“I hope you remembered to wear two tee-shirts because if you fall off, your skin will only stick to the bed sheets for a week rather than a fortnight.”
A slightly disturbing start but thankfully I had remembered to wear two tee-shirts. Unfortunately, as you’ll see from the piccie, I’m a ‘none of the gear and also no idea’ kind of cyclist, so had forgotten to bring gloves…
As part of the ClientsFirst Half-day Creatives, I had chosen to try a taster session at the National Cycling Centre Velodrome Track in Manchester. The brief for a half day creative is to choose something that you wouldn’t normally do (I’m not in good shape) and something that takes you out of your comfort zone (I like to be in control and the lack of brakes doesn’t conform to ‘control’ in my book).
So there I was, about to clip myself into a fixed wheel (see the opposite of free wheel) professional velodrome bike. I have to say, the briefing was thorough but fairly light-hearted – I’m not sure if that made me feel better or worse. After clipping into our pedals whilst we leaned against a barrier, we each pushed off one by one and joined the flat area of the track practising accelerating and decelerating, both of which were done by pushing and pulling the pedals. A few laps in, it was time to try to join the banked area of the track, much harder than I had imagined as I kept unintentionally veering back onto the flat on each bend.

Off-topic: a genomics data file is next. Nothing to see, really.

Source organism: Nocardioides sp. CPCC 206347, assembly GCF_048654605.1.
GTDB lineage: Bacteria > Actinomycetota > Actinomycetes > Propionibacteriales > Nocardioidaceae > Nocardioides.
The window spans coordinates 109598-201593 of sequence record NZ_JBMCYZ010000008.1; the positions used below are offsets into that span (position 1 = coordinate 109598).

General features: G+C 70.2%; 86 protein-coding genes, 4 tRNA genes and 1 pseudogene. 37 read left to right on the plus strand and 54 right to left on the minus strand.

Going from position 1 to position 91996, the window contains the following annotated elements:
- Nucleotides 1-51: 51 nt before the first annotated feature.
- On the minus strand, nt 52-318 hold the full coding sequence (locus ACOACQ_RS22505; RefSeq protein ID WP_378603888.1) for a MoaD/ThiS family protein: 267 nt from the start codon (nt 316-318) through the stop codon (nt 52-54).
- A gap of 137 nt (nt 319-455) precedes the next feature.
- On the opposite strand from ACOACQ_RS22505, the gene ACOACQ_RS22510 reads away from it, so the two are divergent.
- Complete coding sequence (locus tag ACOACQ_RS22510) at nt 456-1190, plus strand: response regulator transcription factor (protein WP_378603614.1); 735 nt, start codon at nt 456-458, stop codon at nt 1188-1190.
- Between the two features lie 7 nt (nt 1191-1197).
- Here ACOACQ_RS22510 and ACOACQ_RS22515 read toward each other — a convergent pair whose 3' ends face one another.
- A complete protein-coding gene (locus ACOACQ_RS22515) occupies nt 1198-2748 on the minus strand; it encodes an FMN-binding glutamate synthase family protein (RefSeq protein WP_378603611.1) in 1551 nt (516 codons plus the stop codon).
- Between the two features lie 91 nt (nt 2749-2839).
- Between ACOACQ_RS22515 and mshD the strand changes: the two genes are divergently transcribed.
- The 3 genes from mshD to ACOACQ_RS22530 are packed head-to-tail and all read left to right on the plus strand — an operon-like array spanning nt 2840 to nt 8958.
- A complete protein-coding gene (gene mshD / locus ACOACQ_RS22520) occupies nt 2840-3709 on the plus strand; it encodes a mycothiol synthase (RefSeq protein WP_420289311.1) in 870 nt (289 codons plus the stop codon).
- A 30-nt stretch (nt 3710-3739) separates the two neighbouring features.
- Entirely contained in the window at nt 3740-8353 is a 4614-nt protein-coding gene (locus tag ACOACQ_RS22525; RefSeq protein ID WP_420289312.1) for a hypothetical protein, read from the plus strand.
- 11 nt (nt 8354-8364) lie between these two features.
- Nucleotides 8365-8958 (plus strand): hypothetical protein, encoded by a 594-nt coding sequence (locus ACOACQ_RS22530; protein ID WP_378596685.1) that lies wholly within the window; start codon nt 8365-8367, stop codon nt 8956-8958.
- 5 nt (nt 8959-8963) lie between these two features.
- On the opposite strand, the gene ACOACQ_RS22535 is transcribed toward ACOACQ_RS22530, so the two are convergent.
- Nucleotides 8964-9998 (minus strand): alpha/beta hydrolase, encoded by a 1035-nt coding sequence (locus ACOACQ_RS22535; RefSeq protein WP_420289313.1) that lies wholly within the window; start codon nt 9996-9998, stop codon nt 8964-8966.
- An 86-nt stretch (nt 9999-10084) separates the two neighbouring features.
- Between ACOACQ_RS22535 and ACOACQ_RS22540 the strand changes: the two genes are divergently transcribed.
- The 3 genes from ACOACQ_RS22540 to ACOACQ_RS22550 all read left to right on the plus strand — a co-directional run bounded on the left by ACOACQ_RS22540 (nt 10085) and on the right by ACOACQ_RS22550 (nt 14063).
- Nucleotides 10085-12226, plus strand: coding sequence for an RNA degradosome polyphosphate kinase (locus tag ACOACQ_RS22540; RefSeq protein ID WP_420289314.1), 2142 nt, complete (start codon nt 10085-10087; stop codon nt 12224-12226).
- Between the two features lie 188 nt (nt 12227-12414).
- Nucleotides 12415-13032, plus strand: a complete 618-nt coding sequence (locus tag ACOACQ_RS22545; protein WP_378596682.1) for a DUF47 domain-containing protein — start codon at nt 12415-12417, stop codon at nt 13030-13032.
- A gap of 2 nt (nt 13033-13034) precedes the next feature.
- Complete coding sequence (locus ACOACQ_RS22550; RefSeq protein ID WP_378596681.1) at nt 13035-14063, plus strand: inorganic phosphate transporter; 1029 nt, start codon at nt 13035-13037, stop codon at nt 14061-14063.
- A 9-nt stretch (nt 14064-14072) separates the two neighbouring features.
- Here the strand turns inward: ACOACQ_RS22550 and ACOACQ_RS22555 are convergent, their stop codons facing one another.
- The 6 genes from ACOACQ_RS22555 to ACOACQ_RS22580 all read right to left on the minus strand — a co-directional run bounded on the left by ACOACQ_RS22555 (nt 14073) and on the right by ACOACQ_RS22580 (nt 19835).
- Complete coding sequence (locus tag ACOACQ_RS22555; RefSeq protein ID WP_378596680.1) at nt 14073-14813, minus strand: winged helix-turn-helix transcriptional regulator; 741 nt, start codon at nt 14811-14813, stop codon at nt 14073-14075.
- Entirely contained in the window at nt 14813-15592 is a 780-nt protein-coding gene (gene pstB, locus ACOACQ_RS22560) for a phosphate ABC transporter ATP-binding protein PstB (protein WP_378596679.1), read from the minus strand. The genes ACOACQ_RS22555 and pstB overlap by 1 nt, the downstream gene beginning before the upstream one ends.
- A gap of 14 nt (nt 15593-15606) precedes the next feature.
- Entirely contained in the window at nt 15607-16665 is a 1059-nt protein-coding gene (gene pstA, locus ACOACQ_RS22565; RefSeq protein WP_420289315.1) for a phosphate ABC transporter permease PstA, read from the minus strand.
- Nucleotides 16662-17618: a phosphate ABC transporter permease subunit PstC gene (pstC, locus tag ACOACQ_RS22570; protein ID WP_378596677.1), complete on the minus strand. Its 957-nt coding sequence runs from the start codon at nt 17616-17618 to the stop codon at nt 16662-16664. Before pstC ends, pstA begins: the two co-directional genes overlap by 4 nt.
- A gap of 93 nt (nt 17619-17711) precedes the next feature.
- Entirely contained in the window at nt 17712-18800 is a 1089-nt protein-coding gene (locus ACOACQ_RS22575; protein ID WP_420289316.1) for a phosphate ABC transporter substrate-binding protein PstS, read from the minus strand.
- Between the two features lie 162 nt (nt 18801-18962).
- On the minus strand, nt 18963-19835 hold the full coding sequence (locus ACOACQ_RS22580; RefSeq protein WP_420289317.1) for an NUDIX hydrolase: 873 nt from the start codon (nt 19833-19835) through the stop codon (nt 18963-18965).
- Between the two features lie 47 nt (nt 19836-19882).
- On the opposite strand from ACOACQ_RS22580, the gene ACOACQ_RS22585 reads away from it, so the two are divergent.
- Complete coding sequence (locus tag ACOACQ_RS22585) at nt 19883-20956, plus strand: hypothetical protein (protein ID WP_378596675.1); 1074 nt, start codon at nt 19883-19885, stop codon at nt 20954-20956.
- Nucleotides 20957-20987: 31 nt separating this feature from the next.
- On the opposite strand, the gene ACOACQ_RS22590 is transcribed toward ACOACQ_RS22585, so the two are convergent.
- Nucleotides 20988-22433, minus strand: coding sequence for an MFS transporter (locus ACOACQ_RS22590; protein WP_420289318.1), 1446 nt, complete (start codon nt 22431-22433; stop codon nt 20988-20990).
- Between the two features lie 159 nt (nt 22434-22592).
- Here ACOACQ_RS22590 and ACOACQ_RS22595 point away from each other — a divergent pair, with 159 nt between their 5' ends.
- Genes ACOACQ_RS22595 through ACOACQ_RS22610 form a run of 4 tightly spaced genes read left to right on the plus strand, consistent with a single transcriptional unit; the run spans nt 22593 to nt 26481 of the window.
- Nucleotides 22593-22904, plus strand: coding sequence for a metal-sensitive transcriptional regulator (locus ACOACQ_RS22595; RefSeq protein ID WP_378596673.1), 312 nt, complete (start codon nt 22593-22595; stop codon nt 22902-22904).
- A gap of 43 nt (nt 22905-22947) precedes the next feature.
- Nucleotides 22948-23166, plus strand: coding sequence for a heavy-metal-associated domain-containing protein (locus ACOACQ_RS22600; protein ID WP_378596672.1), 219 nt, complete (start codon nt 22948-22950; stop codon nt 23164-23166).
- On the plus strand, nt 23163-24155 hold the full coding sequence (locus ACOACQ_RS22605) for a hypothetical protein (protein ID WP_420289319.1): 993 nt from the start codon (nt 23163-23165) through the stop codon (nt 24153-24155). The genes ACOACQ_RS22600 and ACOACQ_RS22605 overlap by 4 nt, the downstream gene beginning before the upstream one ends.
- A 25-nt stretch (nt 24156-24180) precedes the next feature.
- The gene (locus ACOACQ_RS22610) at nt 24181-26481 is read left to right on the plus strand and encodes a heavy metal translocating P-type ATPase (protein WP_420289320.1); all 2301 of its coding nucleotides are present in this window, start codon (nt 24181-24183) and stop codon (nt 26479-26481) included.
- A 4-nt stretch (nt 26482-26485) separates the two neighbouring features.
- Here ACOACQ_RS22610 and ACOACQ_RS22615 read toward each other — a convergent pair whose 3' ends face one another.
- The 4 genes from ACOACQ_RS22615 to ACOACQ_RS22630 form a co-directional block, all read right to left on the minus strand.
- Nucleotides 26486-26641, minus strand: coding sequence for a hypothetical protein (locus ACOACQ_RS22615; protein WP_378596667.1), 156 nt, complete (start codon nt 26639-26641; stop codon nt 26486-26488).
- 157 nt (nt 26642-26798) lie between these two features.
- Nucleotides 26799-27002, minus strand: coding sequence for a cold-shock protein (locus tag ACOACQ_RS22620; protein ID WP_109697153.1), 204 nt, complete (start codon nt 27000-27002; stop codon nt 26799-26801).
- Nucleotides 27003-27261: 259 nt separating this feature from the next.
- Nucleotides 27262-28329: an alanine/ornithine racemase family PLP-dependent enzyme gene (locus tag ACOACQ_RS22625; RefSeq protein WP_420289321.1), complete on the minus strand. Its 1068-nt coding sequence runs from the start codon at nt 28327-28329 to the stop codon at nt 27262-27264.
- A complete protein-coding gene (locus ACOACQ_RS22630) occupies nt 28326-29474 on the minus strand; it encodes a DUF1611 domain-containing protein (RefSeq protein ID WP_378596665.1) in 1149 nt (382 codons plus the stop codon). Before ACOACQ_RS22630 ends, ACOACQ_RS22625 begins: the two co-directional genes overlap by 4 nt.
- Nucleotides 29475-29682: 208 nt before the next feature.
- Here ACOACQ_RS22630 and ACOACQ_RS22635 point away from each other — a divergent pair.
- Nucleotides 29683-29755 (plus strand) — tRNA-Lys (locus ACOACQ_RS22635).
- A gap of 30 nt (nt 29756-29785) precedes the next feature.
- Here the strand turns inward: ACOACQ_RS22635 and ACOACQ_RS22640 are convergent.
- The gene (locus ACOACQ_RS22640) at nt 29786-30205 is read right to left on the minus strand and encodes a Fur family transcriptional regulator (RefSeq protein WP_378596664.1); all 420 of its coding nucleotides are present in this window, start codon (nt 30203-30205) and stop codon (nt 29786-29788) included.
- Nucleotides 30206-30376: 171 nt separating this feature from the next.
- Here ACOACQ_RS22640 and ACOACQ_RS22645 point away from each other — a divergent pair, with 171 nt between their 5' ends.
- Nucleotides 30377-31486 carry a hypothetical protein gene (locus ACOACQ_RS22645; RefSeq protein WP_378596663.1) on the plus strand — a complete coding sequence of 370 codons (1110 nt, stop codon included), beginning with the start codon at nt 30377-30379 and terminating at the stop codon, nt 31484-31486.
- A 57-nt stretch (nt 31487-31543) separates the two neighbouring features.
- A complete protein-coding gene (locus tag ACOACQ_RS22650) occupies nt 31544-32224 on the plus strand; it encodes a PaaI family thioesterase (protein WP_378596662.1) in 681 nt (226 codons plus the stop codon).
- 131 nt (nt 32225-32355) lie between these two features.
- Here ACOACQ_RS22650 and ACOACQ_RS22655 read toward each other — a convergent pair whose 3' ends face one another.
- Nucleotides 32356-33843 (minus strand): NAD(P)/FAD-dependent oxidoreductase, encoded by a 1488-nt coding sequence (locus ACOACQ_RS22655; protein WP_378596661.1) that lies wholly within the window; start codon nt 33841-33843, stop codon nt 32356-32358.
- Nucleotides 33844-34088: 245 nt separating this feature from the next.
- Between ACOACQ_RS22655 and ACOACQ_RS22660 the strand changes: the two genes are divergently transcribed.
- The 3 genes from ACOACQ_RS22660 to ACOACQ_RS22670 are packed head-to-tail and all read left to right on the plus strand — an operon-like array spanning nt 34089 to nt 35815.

After a few laps trying this out, we were instructed to leave the track safely for our second briefing. Now that we were able to join the track, it was time to try to move further up the bank. I explained my issue to the instructor and he reminded me the two things I had been forgetting – accelerate into the corner (seemingly counter-intuitive) and don’t look around the bend, rather I had to focus on the top of the bank (where, helpfully, the big sign read, ‘keep pedalling’) and not lean into the corner. Having listened intently this time, I went for it and result! I stuck between the red and blue lines (more or less), improving on each bend.
The instructor had informed us that riding a velo bike for 5 minutes was like riding a road bike for 20 minutes, neither of which I had previously done anyway so when I decided that I was ready for a break, I was surprised to see that I had been on for about 6 minutes. A quick breather and onto the track again. I was spent after another 3 minutes so, figuring I’d rather not make a costly mistake for my skin’s sake, I decided to call it a day.
And what a day it was: I learnt a new skill, a newfound respect for the men in long hats on the telly and to follow instructions, even when they seem to be the exact opposite of what you think you should be doing.
Importantly, I had a great day out and felt buzzed up when getting back into the office that afternoon.
Definitely worth a go if you’re anywhere near Manchester.